Suggestions of a timetable would be appreciated.

Chapter 3 of Laruelle’s Introduction to Non-Marxism: Determination-in-the-Last-Instance (DLI)

Laruelle, Francois. Introduction au non-marxism. PUF: Paris, 2000. 39-55.

Chapter III: Determination-in-the-Last-Instance

First Elucidation of the Determination-in-the-Last-Instance (DLI)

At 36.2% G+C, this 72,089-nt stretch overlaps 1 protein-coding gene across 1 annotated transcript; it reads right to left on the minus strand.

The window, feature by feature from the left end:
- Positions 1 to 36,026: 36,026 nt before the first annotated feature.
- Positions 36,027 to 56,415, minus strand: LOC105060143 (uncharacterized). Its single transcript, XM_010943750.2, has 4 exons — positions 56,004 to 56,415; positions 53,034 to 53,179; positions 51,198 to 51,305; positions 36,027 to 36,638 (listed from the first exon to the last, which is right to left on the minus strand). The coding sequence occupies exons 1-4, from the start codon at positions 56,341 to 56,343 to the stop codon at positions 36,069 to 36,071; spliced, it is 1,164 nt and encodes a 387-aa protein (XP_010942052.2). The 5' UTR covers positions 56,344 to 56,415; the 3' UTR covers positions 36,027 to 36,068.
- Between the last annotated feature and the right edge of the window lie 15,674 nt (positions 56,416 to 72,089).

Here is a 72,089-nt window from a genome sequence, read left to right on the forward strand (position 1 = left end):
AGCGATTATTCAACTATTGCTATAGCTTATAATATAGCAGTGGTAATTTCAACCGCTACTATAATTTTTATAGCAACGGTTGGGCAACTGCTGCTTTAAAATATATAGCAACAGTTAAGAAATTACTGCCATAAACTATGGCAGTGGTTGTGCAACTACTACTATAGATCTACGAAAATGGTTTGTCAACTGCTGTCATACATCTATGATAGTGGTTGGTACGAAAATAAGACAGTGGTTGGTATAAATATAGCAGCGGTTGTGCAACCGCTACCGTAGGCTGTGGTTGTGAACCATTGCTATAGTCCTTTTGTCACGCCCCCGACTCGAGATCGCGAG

The determination-in-the-last-instance, invented by Marx-Engels for historical Materialism, never received from them a concept adequate enough to simultaneously produce all the theoretical and critical effects within its capacity. It has been understood in a far too empirical manner, applied on models of ontico-regional, physical and chemical causality (theory of gases, composition of forces) completely inadequate for the foundation of a new science of history and society, let alone the thought-world. It has thus been fashionable to dialectize and re-philosophize it, to fold it with what should justifiably replace and suspend it, the dialectic as essence of philosophy under its most theoretical and idealist form across its materialist reversal apparently more capable of giving it its fecundity (confusion of the Real of immanence with matter). Marx’s great discovery—uni-lateral causality against all philosophical phantasms of reciprocity and convertibility—has remained fallow without having been exploited in its non-philosophical power (puissance), more heretical than philosophically “revolutionary.” So as to elucidate it in our style, i.e. make its Marxist forms appear as simple symptoms and models of a more radical concept of causality, the method follows three periods, the third being the most important for our purposes. The first reassembles its Marxist statements and usages—these are known. The second consists in “listening to” the first immediate, quasi-phenomenological suggestions which contain the same formula of “DLI” and in treating them as a prioris which give the DLI and which must be transformed. The third, which we will particularly develop, endeavors to “ground” in a real-transcendental way, i.e. here and better still, to determine these a priori traits as belonging to the same Real or to the immanent infrastructure as its innermost causality (causalité la plus propre).